A Recovery for Some But Not All

As Mark Price noted yesterday, there has been a shocking rise in income inequality since 2009. A new study from Emmanuel Saez of the University of California at Berkeley finds that 95% of all U.S. income gains since the recession officially ended in 2009 have gone to the top 1%.

Will Bunch puts it in stark terms in a Philadelphia Daily News piece this morning (the cartoon above is from the Daily News' incomparable Signe Wilkinson):

It turns out that the much-ballyhooed economic recovery of 2012 sailed right by the middle class in a golden-hulled mega-yacht, leaving most of us to fight off drowning from its massive, champagne-frothed wake.

Sharon Ward was quoted in the story, making the point that since the Great Recession ended, the nation has seen a recovery for some but not all:

"We've got an economy that serves strictly to benefit the wealthy and not the average working person," said Sharon Ward, executive director of the Pennsylvania Budget and Policy Center, who was aghast at the findings.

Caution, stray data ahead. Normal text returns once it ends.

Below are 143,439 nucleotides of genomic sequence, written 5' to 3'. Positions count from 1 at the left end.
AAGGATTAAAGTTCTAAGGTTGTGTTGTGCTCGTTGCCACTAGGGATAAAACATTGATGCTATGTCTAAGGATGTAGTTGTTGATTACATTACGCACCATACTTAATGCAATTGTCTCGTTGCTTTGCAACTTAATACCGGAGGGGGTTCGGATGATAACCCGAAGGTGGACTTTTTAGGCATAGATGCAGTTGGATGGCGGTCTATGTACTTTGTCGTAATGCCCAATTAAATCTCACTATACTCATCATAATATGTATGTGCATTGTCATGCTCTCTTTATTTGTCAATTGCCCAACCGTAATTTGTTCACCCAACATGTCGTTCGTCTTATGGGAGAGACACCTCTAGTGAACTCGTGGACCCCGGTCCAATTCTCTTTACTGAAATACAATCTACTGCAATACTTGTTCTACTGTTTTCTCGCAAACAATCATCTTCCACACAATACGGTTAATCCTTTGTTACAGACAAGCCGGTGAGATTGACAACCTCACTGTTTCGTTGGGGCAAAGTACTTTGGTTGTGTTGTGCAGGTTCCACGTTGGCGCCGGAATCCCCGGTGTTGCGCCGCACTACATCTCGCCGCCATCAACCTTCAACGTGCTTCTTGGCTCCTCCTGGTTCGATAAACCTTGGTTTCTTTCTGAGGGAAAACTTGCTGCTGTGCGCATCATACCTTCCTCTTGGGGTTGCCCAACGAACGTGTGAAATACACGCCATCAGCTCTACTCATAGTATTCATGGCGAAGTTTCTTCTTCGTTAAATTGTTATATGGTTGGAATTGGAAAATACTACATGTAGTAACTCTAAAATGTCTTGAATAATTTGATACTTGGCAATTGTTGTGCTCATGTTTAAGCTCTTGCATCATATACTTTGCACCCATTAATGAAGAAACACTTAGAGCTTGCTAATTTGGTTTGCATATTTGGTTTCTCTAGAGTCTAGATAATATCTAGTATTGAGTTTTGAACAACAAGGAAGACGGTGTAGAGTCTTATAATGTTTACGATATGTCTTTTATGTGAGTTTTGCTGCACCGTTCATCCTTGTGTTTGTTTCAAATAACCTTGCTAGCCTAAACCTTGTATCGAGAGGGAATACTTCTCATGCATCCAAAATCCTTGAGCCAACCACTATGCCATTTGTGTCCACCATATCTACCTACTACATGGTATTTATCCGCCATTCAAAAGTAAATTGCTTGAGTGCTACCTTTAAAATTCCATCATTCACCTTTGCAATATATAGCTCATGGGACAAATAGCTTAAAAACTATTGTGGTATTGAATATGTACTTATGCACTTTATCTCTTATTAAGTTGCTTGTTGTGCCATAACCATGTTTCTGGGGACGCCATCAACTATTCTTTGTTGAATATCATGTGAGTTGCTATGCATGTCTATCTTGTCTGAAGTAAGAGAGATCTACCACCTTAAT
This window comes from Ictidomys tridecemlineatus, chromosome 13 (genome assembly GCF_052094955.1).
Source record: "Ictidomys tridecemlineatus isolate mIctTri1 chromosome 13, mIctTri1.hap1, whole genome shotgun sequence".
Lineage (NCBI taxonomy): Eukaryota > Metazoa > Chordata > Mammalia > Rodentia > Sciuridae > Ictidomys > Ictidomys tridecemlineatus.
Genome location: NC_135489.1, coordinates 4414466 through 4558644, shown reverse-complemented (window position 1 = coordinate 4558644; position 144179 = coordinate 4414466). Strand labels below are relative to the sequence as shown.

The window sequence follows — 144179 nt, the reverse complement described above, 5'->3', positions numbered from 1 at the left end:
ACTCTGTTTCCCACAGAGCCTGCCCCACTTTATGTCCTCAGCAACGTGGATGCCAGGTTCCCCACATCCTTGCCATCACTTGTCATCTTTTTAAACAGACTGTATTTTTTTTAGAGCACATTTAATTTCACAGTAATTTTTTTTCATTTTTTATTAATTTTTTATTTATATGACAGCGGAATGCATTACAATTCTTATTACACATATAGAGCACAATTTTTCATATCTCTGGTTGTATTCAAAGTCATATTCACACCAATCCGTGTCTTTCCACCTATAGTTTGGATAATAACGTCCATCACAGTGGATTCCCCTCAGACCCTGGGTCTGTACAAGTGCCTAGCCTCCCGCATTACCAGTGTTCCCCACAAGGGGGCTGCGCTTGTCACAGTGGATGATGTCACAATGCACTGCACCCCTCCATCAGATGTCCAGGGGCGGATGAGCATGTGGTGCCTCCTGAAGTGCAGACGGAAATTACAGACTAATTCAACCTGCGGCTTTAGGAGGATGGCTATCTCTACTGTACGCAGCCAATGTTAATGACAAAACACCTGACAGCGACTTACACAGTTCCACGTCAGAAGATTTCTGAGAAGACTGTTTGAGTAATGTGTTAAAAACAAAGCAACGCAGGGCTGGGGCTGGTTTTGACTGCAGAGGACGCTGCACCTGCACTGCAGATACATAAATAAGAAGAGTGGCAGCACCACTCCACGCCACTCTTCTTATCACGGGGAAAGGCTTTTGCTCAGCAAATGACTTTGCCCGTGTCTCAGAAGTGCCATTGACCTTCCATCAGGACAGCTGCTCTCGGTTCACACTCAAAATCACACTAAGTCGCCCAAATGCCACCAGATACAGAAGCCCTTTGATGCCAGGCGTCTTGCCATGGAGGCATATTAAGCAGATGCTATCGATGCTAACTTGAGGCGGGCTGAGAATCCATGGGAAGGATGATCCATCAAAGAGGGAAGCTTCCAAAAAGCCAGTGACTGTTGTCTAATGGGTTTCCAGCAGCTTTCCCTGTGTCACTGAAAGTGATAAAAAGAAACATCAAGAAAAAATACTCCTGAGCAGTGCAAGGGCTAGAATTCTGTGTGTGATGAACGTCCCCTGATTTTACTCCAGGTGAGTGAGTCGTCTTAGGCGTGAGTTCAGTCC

So what do we do about it? As the Keystone Research Center's State of Working PA report recommends, Pennsylvania and the nation need a new direction led by policymakers who will commit themselves to broadly shared prosperity and advance policies that promote the American Dream.

This should include substantially raising the entry-level wages of fast food workers to $15 per hour. A dramatic increase in wages at the lower end of the scale could substantially increase middle-class purchasing power, accelerate economic growth in the short run and the long run, and boost upward mobility for the next generation.


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